Hello everyone! How are you today? I hope that you are enjoying your summer to the most! Here in the North, it is the hottest summer of the last 130 years, somebody says. If I was in Treviso now, I would take a trip on the trail of the Italian architect Andrea Palladio for sure. Not only I recommend you to visit Vicenza, where you will find a lot designed by him, but also to explore the Villas, scattered all around Veneto region. In this article, three of them are set out, but there are many more you could pay a visit to! Enjoy the reading and see you again in September!

Valentina - Around & About Treviso:

The Palladian Villas, spreaded all over the Veneto region, are listed in the UNESCO World Heritage Sites since 1996. The Palladian Villas were built after the second half of the 15th century thanks to the Italian architect Andrea Palladio. At that time the noble Venetians wanted to get away from the sometimes unhealthy city life and to take refuge in the countryside. Three of the twenty-four Villas which were designed by Palladio are located in the Treviso province. Among them, two can be visited: Villa Barbaro and Villa Emo, the other, Villa Zeno, can only be visited after prior agreement with the owners.

Villa Barbaro in Maser is a masterpiece of architecture situated on the slopes of the Asolo hills. It was built between 1554 and 1560, when the noble Venetian family commissioned Palladio to restore their medieval house. For the first time the manor house, namely the central body reserved for the nobility as a place of representation, is aligned in a single unit with the barns ("barchesse") intended for servants. The reasons are probably due to pre-existing medieval structure and the fact that Villa Barbaro is located on the slopes of the hills. The interior is embellished by six rooms beautifully decorated with frescoes by the Italian artist Paolo Veronese, while next to the Villa, Palladio realized the Tempietto with circular floor in 1580. The orderer Marcantonio Barbaro wanted to donate a new church to the town of Maser. The very last masterpiece before the architect's death. If you walk along the path on the back of the Villa, you will reach the Carriage Collection, which deals with about thirty antique pieces. Never forget to take a look at the opening hours on the website before paying a visit.

Photo credits: Valentina Facchin. All rights reserved.

Villa Emo in Fanzolo was commissioned to Palladio by Leonardo Emo around 1550 since he wished to make a plan for his country house, as he was willing to leave the city and devote himself to agriculture and farming. Palladio planned these mansions based on usage and the need for which they were commissioned. In this case he planned a noble center, which could be developed on one or two floors, from which it could also be particularly effective the control of the farmers work. While on the sides the barns took shape, which had to be symmetrical and facing the south, according to Palladio. Even in this case the barns were nothing more than the workplace for the farmers. They were separated from the noble part this way. The frescoes by Battista Zelotti, Veronese’s partner and collaborator already by that time, enhance the architectural harmony of the Villa. My favorite room is the Hall of Arts, in which the muses of music, poetry, architecture and astronomy are represented. A curiosity: Villa Emo no longer belongs to the original family. The only thing they still own is the coat of arms hanged in the main hall. After the visit, bare in mind to keep the ticket, as you will get a discount to visit four other nearby sites within a year: Museo Casa Giorgione, Museo Civico di Asolo, Villa Barbaro in Maser and Canova’s Plaster Cast Gallery.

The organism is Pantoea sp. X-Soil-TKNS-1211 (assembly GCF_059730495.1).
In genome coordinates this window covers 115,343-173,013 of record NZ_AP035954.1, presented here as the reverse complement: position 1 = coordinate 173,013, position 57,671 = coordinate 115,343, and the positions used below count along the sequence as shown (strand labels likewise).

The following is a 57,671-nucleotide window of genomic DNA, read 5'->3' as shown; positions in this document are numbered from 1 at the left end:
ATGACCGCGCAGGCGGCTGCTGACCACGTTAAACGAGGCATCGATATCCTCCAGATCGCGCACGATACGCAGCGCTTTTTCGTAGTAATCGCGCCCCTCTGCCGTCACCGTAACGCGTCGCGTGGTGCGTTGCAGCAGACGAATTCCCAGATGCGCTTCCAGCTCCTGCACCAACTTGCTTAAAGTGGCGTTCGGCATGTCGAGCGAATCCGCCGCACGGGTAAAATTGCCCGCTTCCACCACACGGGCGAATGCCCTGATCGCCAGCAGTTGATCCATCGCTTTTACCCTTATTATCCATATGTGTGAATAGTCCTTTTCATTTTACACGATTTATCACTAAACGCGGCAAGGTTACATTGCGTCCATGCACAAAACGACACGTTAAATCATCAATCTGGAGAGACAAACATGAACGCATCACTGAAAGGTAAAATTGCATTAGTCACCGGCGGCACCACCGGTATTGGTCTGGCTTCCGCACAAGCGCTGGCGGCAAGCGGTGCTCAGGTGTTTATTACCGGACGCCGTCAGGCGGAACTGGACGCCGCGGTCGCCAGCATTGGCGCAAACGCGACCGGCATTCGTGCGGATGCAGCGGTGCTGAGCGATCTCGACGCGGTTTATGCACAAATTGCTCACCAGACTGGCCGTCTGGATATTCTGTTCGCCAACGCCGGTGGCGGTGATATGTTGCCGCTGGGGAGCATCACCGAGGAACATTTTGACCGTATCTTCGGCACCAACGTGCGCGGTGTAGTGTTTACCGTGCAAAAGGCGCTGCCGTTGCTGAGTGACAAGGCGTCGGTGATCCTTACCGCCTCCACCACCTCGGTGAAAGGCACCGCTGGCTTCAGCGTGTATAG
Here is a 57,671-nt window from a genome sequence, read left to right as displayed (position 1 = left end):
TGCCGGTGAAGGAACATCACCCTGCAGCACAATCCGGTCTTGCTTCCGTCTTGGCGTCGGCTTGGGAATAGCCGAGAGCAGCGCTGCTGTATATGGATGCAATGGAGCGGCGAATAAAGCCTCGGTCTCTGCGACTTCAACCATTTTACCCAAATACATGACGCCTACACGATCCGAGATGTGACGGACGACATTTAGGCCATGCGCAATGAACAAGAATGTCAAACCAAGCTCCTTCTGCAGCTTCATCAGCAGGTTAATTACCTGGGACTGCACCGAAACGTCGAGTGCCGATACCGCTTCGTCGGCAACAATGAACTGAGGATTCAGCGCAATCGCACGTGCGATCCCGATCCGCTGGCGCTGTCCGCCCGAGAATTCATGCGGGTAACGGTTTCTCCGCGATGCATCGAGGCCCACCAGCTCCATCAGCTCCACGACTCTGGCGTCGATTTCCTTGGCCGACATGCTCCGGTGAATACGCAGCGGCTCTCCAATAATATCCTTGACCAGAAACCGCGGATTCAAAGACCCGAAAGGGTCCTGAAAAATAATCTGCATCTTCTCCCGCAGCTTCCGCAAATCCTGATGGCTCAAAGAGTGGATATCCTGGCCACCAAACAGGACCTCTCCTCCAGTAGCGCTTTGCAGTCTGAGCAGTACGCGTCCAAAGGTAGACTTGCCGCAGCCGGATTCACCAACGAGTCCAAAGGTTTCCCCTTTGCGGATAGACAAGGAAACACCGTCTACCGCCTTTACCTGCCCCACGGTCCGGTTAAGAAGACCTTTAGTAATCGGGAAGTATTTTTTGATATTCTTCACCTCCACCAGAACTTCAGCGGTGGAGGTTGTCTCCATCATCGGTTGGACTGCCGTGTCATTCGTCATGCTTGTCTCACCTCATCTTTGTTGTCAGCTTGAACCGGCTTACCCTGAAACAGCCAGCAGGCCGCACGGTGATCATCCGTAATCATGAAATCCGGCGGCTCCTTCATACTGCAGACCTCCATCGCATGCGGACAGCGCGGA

Photo credits: Valentina Facchin. All rights reserved.

Villa Zeno in Cessalto is perhaps the less known Palladian Villa, dating back probably to 1554 by the will of Marco Zeno. In "The Four Books of Architecture" by Andrea Palladio, the Villa is represented with four barns, whose construction only took place in the 1600s. It is highly probable that Palladio realized Villa Zeno on a pre-existing building. This would explain the particularity of the plant, which has undergone important changes over the centuries. Currently the Villa, listed in the Unesco World Heritage Sites, needs restoration works for which it is not regularly open to the public. You can still visit it by making direct contact with the owners.

Photo credits: Alessandro Facchin. All rights reserved.

Here a link for you to the map of the Palladian Villas in Treviso.